Thanks to Silvanus, I’m taking to my bed to sleep it off! Thank you DT, I had no chance of completing this.

  26. First Friday Telegraph for a while but got there in the end. It seemed to be solved from the bottom up, and 6a was the last one in as I had bunged in pest early doors. Great puzzle and Great hints TYVM.

  27. Didn’t remotely peg this one as a Mr Smooth production. First in was 3d. Pretty obvious but didn’t read the clue properly & pluralised it. One of the problems with solving on the iPad is that you don’t necessarily clock that you’ve insufficient letters available as the S simply replaces the T at the end when inputting. The puzzle was plain sailing until 24a & 13d – the former proving a real head scratcher with the incorrect checker in. Even once I’d twigged my error 13d took an embarrassingly long time for the penny to oblige given that heaven knows how many waste of time emails & their infernal bloody attachments were the bane of my working life.
    Not one of his crackerjacks perhaps but a lovely puzzle to end the working (for some) week. 27a was my favourite.
    Thanks to Silvanus & to DT

  28. Not the easiest puzzle for a Friday this week. 2.5*/*** for me today. Top was easier than the bottom, again today.
    Clues for favourites include 10a, 14a, 15a, 22a, 3d & 18d with 18d the winner.
    Thought 22a was a good clue despite some contrary comments, as ‘place’ is a synonym for ‘area’ so to me it is perfectly good clue. In fact, it is now my winner for the day.
    Expecting about 173 mm of rain, (according to Mark Madryga), from now (Friday am) until Sunday morning … it is WET!!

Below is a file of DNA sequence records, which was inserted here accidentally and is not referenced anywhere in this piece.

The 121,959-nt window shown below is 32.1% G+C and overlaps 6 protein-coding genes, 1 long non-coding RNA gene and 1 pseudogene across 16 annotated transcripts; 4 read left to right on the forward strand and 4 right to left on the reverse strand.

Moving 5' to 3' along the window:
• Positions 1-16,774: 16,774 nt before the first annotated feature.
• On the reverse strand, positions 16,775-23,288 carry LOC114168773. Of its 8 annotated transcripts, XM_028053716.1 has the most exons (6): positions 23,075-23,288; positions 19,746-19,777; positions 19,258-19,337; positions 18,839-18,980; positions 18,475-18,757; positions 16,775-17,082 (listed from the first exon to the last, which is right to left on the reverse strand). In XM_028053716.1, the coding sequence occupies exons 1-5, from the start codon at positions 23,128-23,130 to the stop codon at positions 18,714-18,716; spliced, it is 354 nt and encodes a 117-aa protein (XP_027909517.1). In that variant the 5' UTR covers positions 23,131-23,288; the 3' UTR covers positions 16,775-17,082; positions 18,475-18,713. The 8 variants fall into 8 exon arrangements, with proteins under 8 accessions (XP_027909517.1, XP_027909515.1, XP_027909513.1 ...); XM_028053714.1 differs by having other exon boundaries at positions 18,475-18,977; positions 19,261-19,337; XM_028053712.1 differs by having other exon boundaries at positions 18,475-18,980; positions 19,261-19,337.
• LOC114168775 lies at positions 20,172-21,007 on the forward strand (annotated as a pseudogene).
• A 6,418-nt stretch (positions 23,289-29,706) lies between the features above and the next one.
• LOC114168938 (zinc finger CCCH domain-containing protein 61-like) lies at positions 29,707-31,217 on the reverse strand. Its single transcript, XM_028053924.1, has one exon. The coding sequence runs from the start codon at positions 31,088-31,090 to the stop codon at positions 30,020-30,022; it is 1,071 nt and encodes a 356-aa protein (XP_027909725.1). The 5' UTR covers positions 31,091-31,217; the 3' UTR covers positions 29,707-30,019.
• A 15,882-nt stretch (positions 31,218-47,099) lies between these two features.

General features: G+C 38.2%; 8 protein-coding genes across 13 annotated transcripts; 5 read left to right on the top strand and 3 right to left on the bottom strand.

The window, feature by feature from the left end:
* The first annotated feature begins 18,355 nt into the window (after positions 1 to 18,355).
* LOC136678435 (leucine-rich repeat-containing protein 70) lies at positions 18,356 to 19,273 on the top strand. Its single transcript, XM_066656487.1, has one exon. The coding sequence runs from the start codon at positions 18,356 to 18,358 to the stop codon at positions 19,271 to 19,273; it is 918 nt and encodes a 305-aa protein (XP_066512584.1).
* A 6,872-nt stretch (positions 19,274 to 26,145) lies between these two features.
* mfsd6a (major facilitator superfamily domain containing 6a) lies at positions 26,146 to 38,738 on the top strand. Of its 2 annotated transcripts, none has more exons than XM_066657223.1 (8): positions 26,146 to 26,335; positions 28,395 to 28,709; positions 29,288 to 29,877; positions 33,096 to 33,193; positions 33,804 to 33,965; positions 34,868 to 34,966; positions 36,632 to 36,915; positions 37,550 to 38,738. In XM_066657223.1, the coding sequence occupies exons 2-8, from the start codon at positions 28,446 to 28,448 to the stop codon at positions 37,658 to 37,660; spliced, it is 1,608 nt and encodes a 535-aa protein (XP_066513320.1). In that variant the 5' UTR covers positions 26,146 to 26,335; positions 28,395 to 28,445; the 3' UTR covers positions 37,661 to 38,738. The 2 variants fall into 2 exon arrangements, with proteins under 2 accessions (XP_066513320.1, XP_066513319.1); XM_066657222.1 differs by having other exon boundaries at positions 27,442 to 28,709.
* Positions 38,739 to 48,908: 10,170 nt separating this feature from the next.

Thanks to setter and DT for hints

  29. Well I made harder work of this than I should have and ended up finishing at a Senf like canter. Hey ho! Tomorrow’s another day, what time I/we get to start it, if at all, heaven only knows. Several contenders for favourite but I’ll go with 1a because it amused me. Thanks to Silvanus and DT.

  30. Grandsons dropped off here last night as parents on way to Derbyshire. They came via Hertfordshire not Herefordshire as the county/place I stupid put for my answer. It was interesting as Dylan aged 8 helped me and really started to get the hang of it particularly with synonyms and anagrams. Thanks Silvanus and DT.

    1. I wonder how your grandson acquired the name Dylan? These things usually have a story behind them. Robert Zimmerman became Bob Dylan because he was a big admirer of Dylan Thomas. In the early 70s I bought my then girlfriend a huge teddy bear and we called it Dylan, after Bob Dylan. She loved it! We split up in 1990 and she left teddy Dylan behind. A few years later I met a woman who had a baby daughter and I became her godfather. I gave her Dylan when she was a tiny toddler. It was 3 times bigger than she and she absolutely adored it! 10 years later my goddaughter acquired a brother and, guess what, he was named Dylan after the teddy bear. I asked my goddaughter (now 28) the other week: “Whatever happened to that teddy bear Dylan?” She didn’t know, no idea. I wonder where he is now…

      1. I think the closing of tge name was quite random. His elder brother is William after his late grandfather. They both like the name and the paternal family is Welsh with a Welsh surname. I imagine more Dylan Thomas than Bob Dylan!

  31. The clue for 6a is completely hatstand! How it can be constructed makes you arrive with correct letters but not necessarily in the right order, reminiscent of Eric Morecambe vs André Previn !!

  32. I am working my way through a pile of crosswords so am rather late with this comment. I think 19 across is referring to Rolls and Royce, the men who originally founded Rolls-Royce.